Leonardo DiCaprio snorts cocaine out of a hooker’s ass-crack and people are up in arms about the depravity—it’s that guilty Catholic boy Martin Scorsese’s way of saying, “Then I’ll go to hell!” But you want sick orgies? Rent Salò, or the 120 Days of Sodom (1975) by Pier Paolo Pasolini. It has everything: torture, sadism, graphic murder, poop-eating. Scorsese’s a piker. —D.E.
On Netflix DVD.

7. But Download The Wolf of Wall Street’s Soundtrack
What the bros like.
Scorsese could have gone for a wall-to-wall eighties and nineties soundtrack, but instead spread its selections over decades (Bo Diddley to 7Horse), styles (blues to hip-hop), and even languages.
Virgin Records.

8. See Machinal
Get yourself whirring.
The superb Roundabout revival of Sophie Treadwell’s 1928 play begins, fittingly, with a machine—a packed subway car—that turns out to be part of a huge, revolving mazelike box that the actors filter through. It’s like Sleep No More’s McKittrick Hotel, only the rooms filled with the voyeurable doings come to you. —Jesse Green
American Airlines Theatre; through March 2.

Pop Music
9. Listen to Broken Bells’ After the Disco
The deluge.
Indie-rock “disco” projects are a dime a dozen, but the second album by Broken Bells, a.k.a. Danger Mouse and the Shins’ James Mercer, holds way more promise than most. Danger Mouse is a master of clever, fond pastiches, and Mercer’s high croon, the essence of sensitive indie-boy ­troubadour on the Shins records, turns more Barry Gibb when prodded by a buoyant bass line. This should be fun, in other words. —J.R.
Columbia, February 4.

10. Watch Super Bowl’s Greatest Commercials
And see why 2014 won’t be like “2014.”
You could look at this perennial rundown of famous Super Bowl ads as the ultimate example of commercial television’s creative bankruptcy: a show about ads, interrupted by ads. But really: Who doesn’t get a kick out of a highlight reel? In addition to the touchstones—like Ridley Scott’s 1984 Apple ad, the Citizen Kane of TV spots—you get to trip along through your memories of bad hair and hip music turned square. —M.Z.S.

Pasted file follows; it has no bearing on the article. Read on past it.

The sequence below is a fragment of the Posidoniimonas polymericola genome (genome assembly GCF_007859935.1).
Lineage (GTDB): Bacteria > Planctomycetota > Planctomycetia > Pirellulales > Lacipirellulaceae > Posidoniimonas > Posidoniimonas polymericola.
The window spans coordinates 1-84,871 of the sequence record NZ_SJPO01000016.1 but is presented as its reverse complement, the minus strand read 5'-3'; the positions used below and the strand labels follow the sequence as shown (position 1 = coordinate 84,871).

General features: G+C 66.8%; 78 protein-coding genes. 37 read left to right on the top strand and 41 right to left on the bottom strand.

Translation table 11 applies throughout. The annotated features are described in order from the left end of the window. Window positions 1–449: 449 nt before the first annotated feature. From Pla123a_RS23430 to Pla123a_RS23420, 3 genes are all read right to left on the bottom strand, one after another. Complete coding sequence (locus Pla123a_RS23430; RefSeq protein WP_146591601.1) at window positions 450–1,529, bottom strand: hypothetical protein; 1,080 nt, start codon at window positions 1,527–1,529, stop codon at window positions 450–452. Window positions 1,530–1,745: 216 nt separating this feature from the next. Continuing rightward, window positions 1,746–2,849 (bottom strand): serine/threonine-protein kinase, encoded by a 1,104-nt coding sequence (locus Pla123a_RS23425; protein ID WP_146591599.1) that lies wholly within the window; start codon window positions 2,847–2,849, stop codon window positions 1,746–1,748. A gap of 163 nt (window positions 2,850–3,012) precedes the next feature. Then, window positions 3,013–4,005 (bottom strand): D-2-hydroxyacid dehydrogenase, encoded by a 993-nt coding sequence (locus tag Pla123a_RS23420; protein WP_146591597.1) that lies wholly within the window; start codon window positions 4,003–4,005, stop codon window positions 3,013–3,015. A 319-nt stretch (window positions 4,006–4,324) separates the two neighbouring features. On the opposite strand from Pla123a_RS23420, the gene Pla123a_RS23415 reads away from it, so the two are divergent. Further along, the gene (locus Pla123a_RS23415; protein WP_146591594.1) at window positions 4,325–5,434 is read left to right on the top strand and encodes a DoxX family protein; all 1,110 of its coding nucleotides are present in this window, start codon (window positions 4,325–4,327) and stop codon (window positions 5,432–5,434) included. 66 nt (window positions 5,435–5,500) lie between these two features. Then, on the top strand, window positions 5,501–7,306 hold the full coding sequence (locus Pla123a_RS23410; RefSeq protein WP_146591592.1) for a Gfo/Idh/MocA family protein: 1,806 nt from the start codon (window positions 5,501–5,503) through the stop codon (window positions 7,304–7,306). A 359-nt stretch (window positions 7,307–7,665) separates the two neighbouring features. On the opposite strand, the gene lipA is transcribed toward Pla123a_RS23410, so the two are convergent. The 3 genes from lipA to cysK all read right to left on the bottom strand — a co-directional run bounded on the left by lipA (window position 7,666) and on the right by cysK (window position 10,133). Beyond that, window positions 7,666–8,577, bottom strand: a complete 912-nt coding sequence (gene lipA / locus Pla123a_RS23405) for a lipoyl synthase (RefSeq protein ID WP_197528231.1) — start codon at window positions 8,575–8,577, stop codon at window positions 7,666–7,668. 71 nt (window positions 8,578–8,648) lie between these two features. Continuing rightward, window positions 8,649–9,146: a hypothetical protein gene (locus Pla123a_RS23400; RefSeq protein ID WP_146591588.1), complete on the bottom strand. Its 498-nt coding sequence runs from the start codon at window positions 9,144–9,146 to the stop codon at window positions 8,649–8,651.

CBS, January 29, 8 p.m.

Classical Music
11. Hear The Ecstatic Music Festival
It’s a big new-music world out there.
If you’re having trouble keeping track of the astonishingly fertile and ever-evolving new-music scene, the annual festival doesn’t really help narrow the options. It’s a deliberately overwhelming cornucopia, doled out in eleven concerts over eight weeks. —Justin Davidson
Various venues; opens January 31; schedule at

Museum Shows
12. See The Manuscript of The Little Prince
From Asteroid B-612 to Murray Hill.
The most Frenchly existential children’s classic was written in—New York? It’s true, and Antoine de Saint-Exupéry left the original artwork with a friend here when he went off to fight in the Resistance, never to return. The Morgan Library’s exhibition shows 25 of the manuscript pages and all 43 of the drawings, complete with coffee stains and cigarette burns, naturellement.
Morgan Library & Museum, through April 27.

Children’s Books
13. Read What’s Your Favorite Animal?
Eric “Very Hungry Caterpillar” Carle and thirteen author-artist friends—from Lucy Cousins to Mo Willems—deliver friendly, warm, brief essays about their creatures of choice, with great illustrations. Irresistible.
Henry Holt.